LITTLE VALLEY - Almost 80 positions will be cut in the now-approved Cattaraugus County budget.
The 2012 budget, adopted Tuesday with an increase of about 4 percent in the amount to be raised by taxes, was not approved without pleas, debate and public comment.
"The public sector has become a scapegoat," said Rose Teachman, Civil Service Employee Association chair, about a financial situation she said that sector did not create.
She said the position cuts, privatization of the county's Community Services Department, cuts to its health department laboratory and more that are included in the spending plan will add to the workload of county employees as those without jobs become part of the sector they once served.
As former workers seek benefits that could lead to more taxes resulting in more future layoffs, some said.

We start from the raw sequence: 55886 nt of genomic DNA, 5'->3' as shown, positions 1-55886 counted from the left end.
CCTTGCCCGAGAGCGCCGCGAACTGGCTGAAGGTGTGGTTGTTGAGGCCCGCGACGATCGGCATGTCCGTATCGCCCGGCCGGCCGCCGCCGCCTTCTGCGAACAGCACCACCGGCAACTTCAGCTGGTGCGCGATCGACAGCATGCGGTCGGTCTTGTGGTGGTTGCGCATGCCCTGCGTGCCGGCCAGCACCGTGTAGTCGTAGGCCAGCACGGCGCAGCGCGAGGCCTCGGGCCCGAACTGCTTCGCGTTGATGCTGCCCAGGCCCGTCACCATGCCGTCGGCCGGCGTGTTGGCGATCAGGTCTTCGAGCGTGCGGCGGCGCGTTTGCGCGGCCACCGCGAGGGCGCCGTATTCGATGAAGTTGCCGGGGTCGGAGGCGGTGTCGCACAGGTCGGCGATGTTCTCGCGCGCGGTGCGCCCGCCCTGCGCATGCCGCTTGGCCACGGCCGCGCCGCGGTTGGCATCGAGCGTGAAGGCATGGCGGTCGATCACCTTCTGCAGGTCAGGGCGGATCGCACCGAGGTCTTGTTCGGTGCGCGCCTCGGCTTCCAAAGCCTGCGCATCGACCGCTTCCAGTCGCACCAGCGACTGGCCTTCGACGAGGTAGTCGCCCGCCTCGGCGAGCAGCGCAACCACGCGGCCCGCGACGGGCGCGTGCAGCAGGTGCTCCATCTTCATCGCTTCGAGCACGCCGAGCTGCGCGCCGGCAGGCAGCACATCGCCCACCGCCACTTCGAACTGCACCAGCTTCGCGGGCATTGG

At least one resident warned that the 2 percent state-imposed cut in property taxes by which the county based its budget is the earthquake, with the result of cuts made to abide by it being "the tsunami."
Although funding was restored enabling the 4-H program to continue, cuts to Cornell Cooperative Extension will result in its building closing and other agricultural services not being available.
Some lawmakers also unsuccessfully requested funding restoration including money for the Olean airport or to restore community services.
"There was no other way," said Legislator Donna Vickman, a former union representative.
She said it will be hard for cut employees.
"Right now it isn't going to be all right," she said, adding it will also be hard for employees left to carry out duties once done with more people.
"I never had a budget I disliked as much as this one," said Legislative Chairman Mike O'Brien, R-Portville, with Olean Republican James Snyder questioning borrowing the lawmakers voted to undertake for Department of Public Works storage and other facilities.
Fearing the cost of borrowing, he questioned the move, being challenged to just find funding in the budget. He suggested using surplus funding, being warned, however, lawmakers may want to save that for next year, when the budget is expected to be just as bleak.